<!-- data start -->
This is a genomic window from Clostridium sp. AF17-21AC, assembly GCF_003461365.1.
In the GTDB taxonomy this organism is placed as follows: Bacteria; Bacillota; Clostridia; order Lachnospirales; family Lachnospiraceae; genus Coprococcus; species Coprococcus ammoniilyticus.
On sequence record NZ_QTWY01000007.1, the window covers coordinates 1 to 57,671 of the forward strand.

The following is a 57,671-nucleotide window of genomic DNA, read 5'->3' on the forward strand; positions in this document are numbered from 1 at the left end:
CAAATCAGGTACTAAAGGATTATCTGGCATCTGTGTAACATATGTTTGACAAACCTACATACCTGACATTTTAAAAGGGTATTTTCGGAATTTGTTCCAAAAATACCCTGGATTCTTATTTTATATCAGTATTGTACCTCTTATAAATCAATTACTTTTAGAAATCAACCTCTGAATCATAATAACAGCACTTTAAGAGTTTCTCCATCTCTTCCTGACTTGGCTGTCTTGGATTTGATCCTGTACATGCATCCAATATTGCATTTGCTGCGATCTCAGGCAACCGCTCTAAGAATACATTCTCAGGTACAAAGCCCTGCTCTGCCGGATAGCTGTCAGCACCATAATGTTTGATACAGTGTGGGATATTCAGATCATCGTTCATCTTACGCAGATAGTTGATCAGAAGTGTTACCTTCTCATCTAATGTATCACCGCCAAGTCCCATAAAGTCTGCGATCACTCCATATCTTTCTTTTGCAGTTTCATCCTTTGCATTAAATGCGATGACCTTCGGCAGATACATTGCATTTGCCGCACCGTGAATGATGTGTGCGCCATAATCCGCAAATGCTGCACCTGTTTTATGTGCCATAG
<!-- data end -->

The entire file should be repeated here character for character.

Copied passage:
This is a genomic window from Clostridium sp. AF17-21AC, assembly GCF_003461365.1.
In the GTDB taxonomy this organism is placed as follows: Bacteria; Bacillota; Clostridia; order Lachnospirales; family Lachnospiraceae; genus Coprococcus; species Coprococcus ammoniilyticus.
On sequence record NZ_QTWY01000007.1, the window covers coordinates 1 to 57,671 of the forward strand.

The following is a 57,671-nucleotide window of genomic DNA, read 5'->3' on the forward strand; positions in this document are numbered from 1 at the left end:
CAAATCAGGTACTAAAGGATTATCTGGCATCTGTGTAACATATGTTTGACAAACCTACATACCTGACATTTTAAAAGGGTATTTTCGGAATTTGTTCCAAAAATACCCTGGATTCTTATTTTATATCAGTATTGTACCTCTTATAAATCAATTACTTTTAGAAATCAACCTCTGAATCATAATAACAGCACTTTAAGAGTTTCTCCATCTCTTCCTGACTTGGCTGTCTTGGATTTGATCCTGTACATGCATCCAATATTGCATTTGCTGCGATCTCAGGCAACCGCTCTAAGAATACATTCTCAGGTACAAAGCCCTGCTCTGCCGGATAGCTGTCAGCACCATAATGTTTGATACAGTGTGGGATATTCAGATCATCGTTCATCTTACGCAGATAGTTGATCAGAAGTGTTACCTTCTCATCTAATGTATCACCGCCAAGTCCCATAAAGTCTGCGATCACTCCATATCTTTCTTTTGCAGTTTCATCCTTTGCATTAAATGCGATGACCTTCGGCAGATACATTGCATTTGCCGCACCGTGAATGATGTGTGCGCCATAATCCGCAAATGCTGCACCTGTTTTATGTGCCATAG